How to Solve Chess Problems

2016-2017 Winton British Chess Solving Champion Ian Watson presents a basic course in solving direct mate chess problems. Click on the headings below to read.


White to play and mate in two moves

Where would you start when faced with this diagram?

If you’re a player, rather than a problemist, you’ll probably look first at the checks. If you’re a problemist, the checks will probably be the last thing you’ll look at! Why? Because composed positions are supposed to be difficult and to be elegant, and the key move – white’s first move – is usually an unexpected one.

A problem-habitué would notice first of all that bishop in the corner, blocked by the rook. So he’d think of moving the g2 rook, but of course that gives stalemate. So he says to himself that the problem must be based on Black moving the knight and then the white rook giving a discovered mate. That doesn’t solve it, but it’s major progress. Suppose the black knight moves, what mates have I got? There’s a mate for every one. OK, so that means that if it were Black to move, I know what to do. All I need is to begin with a waiting move by White – one that doesn’t disturb anything. The solver looks at every possible move – how about 1.Ka6? Oops! Black goes 1...Sc5! and that’s check to the white king, so White can’t play the 2.d5 he wanted to. 1.c4? Nope – 1...Sc3: I need that pawn to stay on c3 so if black captures it I can play 2.Rc2 pinning. Must be 1.Rhg6?, then. That seems to do the job. Just check it one last time... dammit, if he goes 1...Sxf6! I can’t play the rook from g2 to g7 to guard d7. Wait... I could’ve guarded d7 with the other rook. Ah-hah! 1.Rh7 does it. I didn’t need that rook and knight battery pointing at the black king after all – it fooled me into not trying the right key move earlier. So it’s solved.

By the way, a top solver would have noticed that 1.Rhg6 Sxf6 would let White have multiple mating moves (here as many as 11 of them) – if he overlooked that d7 wouldn’t be guarded – and that is considered really inelegant, so he would have automatically rejected 1.Rhg6 as a candidate solution.

That problem was composed by Comins Mansfield, Britain’s first ever Grandmaster (he got his title for his composing); it was published in the Morning Post in 1933.

Another aspect of the problem is that it shows a complete knight wheel – Black’s knight moves to the maximum possible number of squares (8) in the solution, and each one is met by a different white reply. This problem is a splendidly efficient demonstration of a mate in two with a knight wheel – there are lots of such problems, but it’s very hard to compose one with as few pieces as Mansfield managed here.

(This was first published in The British Correspondence Chess Association magazine ‘Correspondence Chess’ in 2010. The BCCA site is www.bcca.info)

In Part 1, I showed you a problem by Mansfield which was what’s called a ‘complete block’ – there’s a mate set up for every black move if Black moves first. More common are problems in which there isn’t a mate already set for every black move, and in that case you need to find a ‘threat’ – a white first move that threatens a mate if Black were not to reply. Here’s one:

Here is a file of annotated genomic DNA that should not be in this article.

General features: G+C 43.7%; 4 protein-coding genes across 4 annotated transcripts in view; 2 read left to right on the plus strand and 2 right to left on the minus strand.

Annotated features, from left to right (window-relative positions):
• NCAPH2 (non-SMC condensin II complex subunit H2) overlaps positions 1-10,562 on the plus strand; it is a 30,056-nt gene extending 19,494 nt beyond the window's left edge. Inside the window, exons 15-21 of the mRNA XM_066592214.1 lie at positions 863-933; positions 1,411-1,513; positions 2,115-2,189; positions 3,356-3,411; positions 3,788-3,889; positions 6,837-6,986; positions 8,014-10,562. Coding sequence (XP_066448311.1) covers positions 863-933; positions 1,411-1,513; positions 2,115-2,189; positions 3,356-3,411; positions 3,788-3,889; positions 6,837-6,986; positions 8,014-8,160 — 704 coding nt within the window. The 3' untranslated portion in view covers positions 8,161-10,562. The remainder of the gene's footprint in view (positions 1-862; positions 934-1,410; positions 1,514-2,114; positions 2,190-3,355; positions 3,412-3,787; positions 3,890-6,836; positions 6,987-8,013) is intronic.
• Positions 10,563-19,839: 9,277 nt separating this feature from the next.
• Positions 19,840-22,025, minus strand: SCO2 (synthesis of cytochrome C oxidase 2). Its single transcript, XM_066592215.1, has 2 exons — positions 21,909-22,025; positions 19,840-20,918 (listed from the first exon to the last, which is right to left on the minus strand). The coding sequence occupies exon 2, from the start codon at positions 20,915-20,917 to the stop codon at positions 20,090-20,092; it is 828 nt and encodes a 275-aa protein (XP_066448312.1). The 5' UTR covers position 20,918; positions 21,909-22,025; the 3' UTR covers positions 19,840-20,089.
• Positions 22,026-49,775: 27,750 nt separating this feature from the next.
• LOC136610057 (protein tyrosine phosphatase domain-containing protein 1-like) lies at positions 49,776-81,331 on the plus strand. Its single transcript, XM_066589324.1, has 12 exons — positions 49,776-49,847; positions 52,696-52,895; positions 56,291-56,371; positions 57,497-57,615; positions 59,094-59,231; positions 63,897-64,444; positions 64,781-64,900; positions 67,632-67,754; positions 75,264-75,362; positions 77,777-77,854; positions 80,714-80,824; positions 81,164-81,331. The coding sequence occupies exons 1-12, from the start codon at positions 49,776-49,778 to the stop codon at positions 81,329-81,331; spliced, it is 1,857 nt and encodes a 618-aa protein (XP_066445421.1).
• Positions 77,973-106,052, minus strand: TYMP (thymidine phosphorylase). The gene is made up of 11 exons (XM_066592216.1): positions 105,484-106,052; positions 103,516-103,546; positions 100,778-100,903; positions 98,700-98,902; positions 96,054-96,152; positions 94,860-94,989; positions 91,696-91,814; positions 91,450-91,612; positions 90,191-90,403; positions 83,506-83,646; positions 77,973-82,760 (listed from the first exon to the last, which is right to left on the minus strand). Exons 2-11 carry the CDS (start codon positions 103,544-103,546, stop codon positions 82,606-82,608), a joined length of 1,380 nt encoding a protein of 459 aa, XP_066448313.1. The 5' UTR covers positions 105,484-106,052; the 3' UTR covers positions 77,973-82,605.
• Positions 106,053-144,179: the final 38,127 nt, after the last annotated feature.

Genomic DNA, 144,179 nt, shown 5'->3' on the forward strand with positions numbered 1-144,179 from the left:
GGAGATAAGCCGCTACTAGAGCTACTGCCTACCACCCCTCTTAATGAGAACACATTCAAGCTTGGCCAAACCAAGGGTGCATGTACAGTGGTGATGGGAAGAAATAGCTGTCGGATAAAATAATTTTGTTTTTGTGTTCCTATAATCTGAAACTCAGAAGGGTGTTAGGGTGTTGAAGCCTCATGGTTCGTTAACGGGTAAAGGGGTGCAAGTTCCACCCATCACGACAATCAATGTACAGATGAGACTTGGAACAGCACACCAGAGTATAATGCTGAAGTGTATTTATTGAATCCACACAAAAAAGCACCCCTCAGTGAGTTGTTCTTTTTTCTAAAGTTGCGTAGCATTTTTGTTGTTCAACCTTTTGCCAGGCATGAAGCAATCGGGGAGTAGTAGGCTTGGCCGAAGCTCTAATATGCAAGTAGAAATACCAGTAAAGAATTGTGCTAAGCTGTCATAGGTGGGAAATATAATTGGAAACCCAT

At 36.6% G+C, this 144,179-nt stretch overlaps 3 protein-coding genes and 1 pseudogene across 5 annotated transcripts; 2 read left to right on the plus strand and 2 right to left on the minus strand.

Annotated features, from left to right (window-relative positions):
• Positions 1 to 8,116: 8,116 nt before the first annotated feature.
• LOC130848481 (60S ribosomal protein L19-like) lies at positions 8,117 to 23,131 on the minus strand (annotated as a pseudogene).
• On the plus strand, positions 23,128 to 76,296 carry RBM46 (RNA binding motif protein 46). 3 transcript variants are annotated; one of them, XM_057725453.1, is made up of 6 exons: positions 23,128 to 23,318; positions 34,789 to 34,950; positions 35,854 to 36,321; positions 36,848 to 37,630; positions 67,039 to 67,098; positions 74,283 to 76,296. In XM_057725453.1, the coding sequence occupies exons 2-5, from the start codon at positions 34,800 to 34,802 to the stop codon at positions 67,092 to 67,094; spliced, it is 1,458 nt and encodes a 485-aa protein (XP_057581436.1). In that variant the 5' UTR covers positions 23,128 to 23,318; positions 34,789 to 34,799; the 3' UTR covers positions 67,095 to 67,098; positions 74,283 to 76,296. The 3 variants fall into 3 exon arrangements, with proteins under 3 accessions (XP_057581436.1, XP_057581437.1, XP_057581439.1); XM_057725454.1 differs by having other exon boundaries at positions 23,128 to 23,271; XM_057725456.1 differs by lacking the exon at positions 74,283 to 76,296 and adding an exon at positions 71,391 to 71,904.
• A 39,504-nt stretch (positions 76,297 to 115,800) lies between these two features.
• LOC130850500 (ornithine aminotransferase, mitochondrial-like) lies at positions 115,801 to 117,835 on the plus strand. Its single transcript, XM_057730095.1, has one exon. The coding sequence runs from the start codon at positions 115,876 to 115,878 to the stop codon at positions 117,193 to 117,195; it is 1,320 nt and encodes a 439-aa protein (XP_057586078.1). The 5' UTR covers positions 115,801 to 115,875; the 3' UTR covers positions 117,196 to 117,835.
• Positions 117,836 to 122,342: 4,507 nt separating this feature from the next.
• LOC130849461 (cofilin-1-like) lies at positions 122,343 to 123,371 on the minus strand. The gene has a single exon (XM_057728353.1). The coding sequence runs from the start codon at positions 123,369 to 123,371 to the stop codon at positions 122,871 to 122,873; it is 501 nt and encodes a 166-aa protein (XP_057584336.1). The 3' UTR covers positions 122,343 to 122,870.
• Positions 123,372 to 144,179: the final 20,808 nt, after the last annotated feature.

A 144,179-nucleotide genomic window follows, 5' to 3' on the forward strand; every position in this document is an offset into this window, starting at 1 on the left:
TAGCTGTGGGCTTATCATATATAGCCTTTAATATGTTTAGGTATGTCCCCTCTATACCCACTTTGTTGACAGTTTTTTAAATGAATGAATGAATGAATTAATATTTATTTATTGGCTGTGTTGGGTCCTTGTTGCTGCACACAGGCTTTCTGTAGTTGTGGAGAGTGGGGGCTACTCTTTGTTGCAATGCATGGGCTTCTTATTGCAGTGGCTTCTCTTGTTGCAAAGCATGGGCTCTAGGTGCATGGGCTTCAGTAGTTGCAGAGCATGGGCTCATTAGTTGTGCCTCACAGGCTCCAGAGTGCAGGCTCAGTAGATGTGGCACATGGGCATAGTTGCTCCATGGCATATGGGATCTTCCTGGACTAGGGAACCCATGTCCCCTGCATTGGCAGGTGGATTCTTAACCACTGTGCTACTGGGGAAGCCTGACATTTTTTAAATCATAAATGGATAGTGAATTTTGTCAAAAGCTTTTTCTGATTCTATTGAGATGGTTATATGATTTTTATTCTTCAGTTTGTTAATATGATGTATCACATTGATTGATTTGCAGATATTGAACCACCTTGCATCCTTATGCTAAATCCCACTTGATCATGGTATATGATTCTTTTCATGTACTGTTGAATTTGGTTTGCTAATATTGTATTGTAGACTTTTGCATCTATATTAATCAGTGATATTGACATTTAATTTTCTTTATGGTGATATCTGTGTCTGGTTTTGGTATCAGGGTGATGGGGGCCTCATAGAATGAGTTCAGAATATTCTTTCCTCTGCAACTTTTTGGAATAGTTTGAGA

White to play and mate in two moves

This time you’ve learnt that the checks are unlikely to solve it! (Although just occasionally a composer will make a two-mover that does have a checking solution – it keeps skilled solvers on their toes!) It’s not a complete block, not least because Black has lots of neutral moves with his rook or bishop. So what could the threat be? What about 1.Rba1, intending 2.Ra5? Black has 1...c5!. 1.Ra4 perhaps, intending 2.Qb4 or 2.Bc2? Looks too crude, and indeed black has the defence 1...Rg4. So it has to be a queen move? Try them. Unfortunately, there are quite a few, but you work through them and after several false dawns you finally realise none of them work. The solution is instead the extraordinary 1.Kd6! which allows Black two checks. Both are met by unexpected cross-checks, which work because black’s rook, in giving the checks, has blocked the bishop from capturing the rook on b1.

Really hard for a problem newcomer to solve. Not too tough for a regular solver, however, because in problems the kings very often move – composers often like to have the white king playing a big role in the solution. I think that a top solving-grandmaster would take less than 15 seconds to solve this one! He’d see the interferences between the rook and the bishop, and immediately try 1.Kd6. For the rest of us, it’s a tough nut. Notice that white’s key move grants the black king two moves, whereas in the diagram it didn’t have any – the opposite of that (where the key move reduces the number of ‘flight squares’ the black king has) is very rare in problems, being considered a crude key. So a flight-taking key move is very unlikely to be a solution to a problem.

Gerry Anderson (not the one who wrote ‘Thunderbirds’!) composed this and it was first published in ‘Il Secolo’ in 1919. In the total trivia department, he was the last person to play chess against Alekhine.

(This was first published in The British Correspondence Chess Association magazine ‘Correspondence Chess’ in 2010. The BCCA site is www.bcca.info)